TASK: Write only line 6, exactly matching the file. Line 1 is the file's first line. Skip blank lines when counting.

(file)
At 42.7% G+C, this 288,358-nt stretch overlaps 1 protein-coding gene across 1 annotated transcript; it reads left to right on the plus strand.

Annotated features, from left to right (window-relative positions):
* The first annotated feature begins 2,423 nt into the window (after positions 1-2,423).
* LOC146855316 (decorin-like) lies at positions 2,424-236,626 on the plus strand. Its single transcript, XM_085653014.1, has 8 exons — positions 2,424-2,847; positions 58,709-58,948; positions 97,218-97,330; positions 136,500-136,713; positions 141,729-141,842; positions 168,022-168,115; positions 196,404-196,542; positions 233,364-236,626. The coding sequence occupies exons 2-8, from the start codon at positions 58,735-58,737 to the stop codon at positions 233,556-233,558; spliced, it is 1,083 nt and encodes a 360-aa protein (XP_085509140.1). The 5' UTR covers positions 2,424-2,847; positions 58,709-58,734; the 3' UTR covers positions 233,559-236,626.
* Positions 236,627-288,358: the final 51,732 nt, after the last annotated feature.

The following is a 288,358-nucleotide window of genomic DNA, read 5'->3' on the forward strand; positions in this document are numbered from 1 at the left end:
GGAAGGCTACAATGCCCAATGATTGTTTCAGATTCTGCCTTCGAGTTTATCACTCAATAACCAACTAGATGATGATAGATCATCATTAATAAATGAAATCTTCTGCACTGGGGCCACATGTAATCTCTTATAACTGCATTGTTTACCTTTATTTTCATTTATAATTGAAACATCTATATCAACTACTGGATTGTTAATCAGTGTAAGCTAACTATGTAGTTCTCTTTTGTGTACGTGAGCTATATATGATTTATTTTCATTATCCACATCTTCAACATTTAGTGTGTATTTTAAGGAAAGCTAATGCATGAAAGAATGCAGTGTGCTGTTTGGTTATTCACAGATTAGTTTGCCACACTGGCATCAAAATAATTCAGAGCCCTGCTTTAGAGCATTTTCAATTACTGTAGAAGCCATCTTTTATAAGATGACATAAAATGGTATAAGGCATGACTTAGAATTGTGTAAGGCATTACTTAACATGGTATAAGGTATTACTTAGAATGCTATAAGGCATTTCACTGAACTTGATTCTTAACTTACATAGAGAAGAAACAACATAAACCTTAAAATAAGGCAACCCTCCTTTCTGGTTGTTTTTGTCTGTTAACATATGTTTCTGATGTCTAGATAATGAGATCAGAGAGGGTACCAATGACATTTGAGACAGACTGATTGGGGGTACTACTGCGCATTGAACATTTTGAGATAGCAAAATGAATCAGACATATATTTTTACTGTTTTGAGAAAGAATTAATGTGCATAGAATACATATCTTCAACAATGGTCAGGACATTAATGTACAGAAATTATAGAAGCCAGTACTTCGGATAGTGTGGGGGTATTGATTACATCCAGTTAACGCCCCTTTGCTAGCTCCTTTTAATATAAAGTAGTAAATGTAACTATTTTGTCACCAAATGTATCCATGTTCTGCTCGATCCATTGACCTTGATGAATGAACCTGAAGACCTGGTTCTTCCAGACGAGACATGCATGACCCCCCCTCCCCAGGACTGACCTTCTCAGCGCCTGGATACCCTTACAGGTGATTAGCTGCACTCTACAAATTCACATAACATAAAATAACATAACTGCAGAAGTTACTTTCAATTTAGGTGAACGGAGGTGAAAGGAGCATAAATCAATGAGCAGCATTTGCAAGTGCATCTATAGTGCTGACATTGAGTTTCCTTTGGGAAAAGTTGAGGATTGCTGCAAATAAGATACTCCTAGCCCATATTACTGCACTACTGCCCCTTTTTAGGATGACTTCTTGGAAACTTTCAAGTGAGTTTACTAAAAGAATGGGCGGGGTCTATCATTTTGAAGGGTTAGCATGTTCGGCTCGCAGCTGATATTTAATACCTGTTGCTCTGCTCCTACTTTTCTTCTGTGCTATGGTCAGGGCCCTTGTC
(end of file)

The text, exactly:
The following is a 288,358-nucleotide window of genomic DNA, read 5'->3' on the forward strand; positions in this document are numbered from 1 at the left end: